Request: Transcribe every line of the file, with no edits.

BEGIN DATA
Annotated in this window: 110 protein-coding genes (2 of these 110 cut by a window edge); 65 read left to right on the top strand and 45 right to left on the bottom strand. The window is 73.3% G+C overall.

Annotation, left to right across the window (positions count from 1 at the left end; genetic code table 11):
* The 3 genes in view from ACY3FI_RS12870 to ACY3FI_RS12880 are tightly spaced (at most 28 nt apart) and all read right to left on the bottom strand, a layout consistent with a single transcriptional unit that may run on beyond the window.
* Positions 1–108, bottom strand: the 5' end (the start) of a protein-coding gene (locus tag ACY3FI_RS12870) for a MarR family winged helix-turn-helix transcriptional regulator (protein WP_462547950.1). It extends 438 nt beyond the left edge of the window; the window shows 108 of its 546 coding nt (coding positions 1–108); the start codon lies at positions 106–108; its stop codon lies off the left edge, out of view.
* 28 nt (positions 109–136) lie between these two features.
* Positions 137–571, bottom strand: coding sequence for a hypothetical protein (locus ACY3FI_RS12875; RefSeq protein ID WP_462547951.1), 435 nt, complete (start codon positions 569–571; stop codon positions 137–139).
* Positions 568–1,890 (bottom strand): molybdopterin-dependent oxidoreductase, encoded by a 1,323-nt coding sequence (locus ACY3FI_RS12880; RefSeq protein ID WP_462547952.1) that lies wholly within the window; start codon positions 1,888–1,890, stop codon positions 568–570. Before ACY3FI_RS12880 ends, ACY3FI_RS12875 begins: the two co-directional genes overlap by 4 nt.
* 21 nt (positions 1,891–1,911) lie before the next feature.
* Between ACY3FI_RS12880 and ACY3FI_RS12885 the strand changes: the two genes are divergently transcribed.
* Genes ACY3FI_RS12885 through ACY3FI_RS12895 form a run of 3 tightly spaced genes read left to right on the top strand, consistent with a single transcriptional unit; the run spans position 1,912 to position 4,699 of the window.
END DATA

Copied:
Annotated in this window: 110 protein-coding genes (2 of these 110 cut by a window edge); 65 read left to right on the top strand and 45 right to left on the bottom strand. The window is 73.3% G+C overall.

Annotation, left to right across the window (positions count from 1 at the left end; genetic code table 11):
* The 3 genes in view from ACY3FI_RS12870 to ACY3FI_RS12880 are tightly spaced (at most 28 nt apart) and all read right to left on the bottom strand, a layout consistent with a single transcriptional unit that may run on beyond the window.
* Positions 1–108, bottom strand: the 5' end (the start) of a protein-coding gene (locus tag ACY3FI_RS12870) for a MarR family winged helix-turn-helix transcriptional regulator (protein WP_462547950.1). It extends 438 nt beyond the left edge of the window; the window shows 108 of its 546 coding nt (coding positions 1–108); the start codon lies at positions 106–108; its stop codon lies off the left edge, out of view.
* 28 nt (positions 109–136) lie between these two features.
* Positions 137–571, bottom strand: coding sequence for a hypothetical protein (locus ACY3FI_RS12875; RefSeq protein ID WP_462547951.1), 435 nt, complete (start codon positions 569–571; stop codon positions 137–139).
* Positions 568–1,890 (bottom strand): molybdopterin-dependent oxidoreductase, encoded by a 1,323-nt coding sequence (locus ACY3FI_RS12880; RefSeq protein ID WP_462547952.1) that lies wholly within the window; start codon positions 1,888–1,890, stop codon positions 568–570. Before ACY3FI_RS12880 ends, ACY3FI_RS12875 begins: the two co-directional genes overlap by 4 nt.
* 21 nt (positions 1,891–1,911) lie before the next feature.
* Between ACY3FI_RS12880 and ACY3FI_RS12885 the strand changes: the two genes are divergently transcribed.
* Genes ACY3FI_RS12885 through ACY3FI_RS12895 form a run of 3 tightly spaced genes read left to right on the top strand, consistent with a single transcriptional unit; the run spans position 1,912 to position 4,699 of the window.